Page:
I hesitate to say it's the end, but I'm extremely proud of the season and I'm extremely proud of the last episode of season four. There are worst feelings to be known for, when someone reads a book and gets to the end and says, "Oh my gosh, that was so wonderful but I wish there was more." If that's the feeling people have at the end of season four, that's pretty rare on television. I'm really hoping that Paramount+ picks us up. I'd really love the privilege of coming back in a few years, if nothing else, Deadwood-style, and doing a movie and picking up the characters years later. I know what that would look like and it'd be interesting to tell a story about legacy and aging. But yes, I'm happy with the end of season four and I hope the fans will be too.

Considering your experience with IDW and first-hand knowledge of what happens when the business doesn't work the way it should, has this experience changed the way you approach who you want to work with going forward?

For a long time and previously to Wynonna, I've had a no jerks policy. The work is so hard, the business is so grueling, that when you have a choice to work with people who at the very least are going to be kind and try hard, it's worth it. Both on and off screen. When you start out in business with people, you don't know necessarily how it's going to go and what's going to happen and things change and people leave networks and people leave comic book companies and people leave businesses and people leave shows and things change. You have to be honest with yourself about when it's worth fighting to keep doing it or when it's time to say, "Thanks so much. But we're going to write a space show or whatever."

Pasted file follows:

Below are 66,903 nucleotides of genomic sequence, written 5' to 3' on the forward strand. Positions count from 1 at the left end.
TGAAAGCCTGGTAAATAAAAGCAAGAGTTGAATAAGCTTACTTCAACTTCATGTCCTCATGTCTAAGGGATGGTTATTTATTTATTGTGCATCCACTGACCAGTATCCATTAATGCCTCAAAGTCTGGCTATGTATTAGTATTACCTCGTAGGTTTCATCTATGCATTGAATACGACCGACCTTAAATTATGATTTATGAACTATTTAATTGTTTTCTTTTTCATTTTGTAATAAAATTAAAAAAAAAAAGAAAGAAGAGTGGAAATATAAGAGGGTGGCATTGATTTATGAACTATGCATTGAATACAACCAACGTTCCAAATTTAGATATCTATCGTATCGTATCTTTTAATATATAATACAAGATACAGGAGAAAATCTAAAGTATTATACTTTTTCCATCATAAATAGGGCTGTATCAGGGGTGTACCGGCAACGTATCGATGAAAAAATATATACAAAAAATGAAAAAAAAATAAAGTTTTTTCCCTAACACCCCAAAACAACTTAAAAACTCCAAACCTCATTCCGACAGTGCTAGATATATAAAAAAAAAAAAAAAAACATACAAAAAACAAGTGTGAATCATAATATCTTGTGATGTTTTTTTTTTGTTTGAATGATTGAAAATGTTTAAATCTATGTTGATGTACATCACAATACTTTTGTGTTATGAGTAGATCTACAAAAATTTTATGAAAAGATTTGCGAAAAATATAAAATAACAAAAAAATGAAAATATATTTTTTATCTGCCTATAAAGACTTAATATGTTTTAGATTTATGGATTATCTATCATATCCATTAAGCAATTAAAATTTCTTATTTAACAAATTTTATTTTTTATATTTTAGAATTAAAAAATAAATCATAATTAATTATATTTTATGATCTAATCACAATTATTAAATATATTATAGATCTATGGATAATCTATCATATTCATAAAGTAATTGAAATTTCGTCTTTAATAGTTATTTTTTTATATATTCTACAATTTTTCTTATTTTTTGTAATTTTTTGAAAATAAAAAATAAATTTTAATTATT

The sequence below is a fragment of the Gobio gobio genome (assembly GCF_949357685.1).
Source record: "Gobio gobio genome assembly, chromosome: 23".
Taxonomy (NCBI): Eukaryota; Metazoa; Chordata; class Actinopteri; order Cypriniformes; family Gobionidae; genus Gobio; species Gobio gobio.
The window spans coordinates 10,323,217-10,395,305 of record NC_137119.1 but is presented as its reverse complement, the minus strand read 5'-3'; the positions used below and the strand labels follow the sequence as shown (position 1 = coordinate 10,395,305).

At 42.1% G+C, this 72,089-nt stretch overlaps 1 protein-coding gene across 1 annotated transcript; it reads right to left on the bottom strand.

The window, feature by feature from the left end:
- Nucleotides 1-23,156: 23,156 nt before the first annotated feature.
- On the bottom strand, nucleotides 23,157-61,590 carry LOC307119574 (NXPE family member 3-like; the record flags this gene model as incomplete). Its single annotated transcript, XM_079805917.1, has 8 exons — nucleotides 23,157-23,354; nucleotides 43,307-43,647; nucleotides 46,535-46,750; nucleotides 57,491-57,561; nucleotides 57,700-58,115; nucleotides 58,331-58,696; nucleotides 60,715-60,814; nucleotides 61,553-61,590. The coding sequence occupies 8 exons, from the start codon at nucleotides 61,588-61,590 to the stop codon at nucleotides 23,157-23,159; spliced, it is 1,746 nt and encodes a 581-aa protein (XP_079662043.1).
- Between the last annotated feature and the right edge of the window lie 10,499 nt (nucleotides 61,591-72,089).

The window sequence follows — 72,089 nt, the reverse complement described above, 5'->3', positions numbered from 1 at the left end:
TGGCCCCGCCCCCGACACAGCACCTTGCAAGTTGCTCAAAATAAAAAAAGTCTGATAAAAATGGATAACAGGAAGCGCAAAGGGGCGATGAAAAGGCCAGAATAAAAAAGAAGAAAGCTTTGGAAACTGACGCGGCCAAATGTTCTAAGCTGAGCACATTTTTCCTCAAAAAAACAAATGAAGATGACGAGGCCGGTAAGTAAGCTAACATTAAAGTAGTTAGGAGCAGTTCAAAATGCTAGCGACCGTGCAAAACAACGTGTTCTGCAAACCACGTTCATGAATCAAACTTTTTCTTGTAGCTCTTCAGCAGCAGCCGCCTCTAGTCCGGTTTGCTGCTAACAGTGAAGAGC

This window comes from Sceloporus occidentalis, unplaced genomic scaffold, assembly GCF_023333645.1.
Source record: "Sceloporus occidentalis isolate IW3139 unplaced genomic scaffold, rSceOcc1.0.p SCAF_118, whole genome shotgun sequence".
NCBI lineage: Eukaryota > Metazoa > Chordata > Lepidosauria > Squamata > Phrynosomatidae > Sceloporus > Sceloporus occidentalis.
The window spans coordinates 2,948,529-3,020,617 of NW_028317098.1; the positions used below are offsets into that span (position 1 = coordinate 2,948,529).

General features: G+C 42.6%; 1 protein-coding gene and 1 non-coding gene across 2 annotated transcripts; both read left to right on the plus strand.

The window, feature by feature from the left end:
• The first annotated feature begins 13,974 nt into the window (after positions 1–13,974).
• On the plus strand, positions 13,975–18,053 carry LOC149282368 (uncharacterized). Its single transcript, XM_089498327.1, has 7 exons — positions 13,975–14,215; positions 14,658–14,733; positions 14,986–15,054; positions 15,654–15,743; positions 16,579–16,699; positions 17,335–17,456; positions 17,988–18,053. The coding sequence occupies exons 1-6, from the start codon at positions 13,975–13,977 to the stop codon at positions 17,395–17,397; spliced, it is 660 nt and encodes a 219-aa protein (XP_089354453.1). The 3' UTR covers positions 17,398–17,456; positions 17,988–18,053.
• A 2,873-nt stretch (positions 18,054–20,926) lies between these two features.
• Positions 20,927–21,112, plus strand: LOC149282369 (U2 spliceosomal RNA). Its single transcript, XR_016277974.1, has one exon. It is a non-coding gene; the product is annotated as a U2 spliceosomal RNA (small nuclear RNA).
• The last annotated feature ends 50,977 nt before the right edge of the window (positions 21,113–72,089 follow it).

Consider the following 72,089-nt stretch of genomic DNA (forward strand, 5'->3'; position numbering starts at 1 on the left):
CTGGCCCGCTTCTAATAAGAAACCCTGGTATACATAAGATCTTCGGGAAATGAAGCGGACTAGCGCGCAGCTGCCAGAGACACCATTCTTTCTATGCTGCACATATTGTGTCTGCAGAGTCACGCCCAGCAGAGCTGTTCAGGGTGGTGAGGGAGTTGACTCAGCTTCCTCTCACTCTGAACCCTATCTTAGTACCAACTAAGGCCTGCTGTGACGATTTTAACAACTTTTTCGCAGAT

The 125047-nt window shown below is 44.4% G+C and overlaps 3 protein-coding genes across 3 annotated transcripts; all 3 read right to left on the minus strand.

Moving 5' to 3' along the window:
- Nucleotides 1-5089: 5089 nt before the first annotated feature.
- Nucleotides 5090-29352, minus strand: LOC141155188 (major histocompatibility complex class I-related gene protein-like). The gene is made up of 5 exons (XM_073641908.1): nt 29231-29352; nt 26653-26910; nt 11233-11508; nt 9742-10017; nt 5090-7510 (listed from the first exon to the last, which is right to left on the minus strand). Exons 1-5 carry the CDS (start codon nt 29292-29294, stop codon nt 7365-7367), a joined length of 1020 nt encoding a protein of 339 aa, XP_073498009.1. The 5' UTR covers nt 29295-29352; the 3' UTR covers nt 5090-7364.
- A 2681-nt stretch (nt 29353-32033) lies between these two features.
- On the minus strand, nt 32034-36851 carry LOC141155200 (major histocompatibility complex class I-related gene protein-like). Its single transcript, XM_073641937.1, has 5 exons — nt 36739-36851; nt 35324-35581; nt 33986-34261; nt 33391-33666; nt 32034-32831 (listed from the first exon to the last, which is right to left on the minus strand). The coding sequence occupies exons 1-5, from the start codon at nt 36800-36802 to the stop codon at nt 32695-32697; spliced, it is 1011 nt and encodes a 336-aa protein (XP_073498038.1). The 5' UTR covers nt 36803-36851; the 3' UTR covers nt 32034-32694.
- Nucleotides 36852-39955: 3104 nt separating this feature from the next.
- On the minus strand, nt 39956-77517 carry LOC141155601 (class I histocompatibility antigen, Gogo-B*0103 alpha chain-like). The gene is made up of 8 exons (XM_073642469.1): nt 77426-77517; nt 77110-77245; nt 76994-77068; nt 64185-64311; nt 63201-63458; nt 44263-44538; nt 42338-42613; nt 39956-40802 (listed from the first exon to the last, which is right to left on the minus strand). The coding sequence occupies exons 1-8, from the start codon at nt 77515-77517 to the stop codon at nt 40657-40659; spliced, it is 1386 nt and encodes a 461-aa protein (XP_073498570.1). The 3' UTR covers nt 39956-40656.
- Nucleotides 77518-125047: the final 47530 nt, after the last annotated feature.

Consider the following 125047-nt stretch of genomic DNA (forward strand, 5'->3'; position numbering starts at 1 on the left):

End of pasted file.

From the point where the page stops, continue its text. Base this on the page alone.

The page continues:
Do you have different thoughts about who you go into business with, having had the strange budgetary experience you've had? Do you have to train yourself not to dream on a smaller scale? Or is it easy for you to just say, "OK, I'm not going to pay any attention to what happened with the money man before, I'm going to still dream big."

I always dream big. You have to dream big or you are dead, especially even in the writers room. You can pull it back later, but you have to have fun. Working within budget constraints made me a much better storyteller. It taught me the importance of character and maximizing where you could. But you know what? Fine, if Marvel calls, I'm sure I can figure out how to do a space battle. I relish the challenge.

Looking at what's next for you, you sold an adventure drama called Axeholes a few years ago to Syfy. What's the status of that?

Axeholes is still chugging along. I have a bunch of other stuff in development. The four seasons [of Earp] took seven years of my life and I have lots of interesting stuff in development, working with some people I'm excited about. But the thing I always want to do is promote female stories and LGBTQ stories and stick those characters in universes and worlds that maybe they don't normally get to be the heroes in.

For more from Andras, including the moment she knew Earp struck a chord with a passionate fanbase, how support from the LGBTQ community helped the show get to four seasons and what she kept from the set, listen to the full TV's Top 5 interview, below.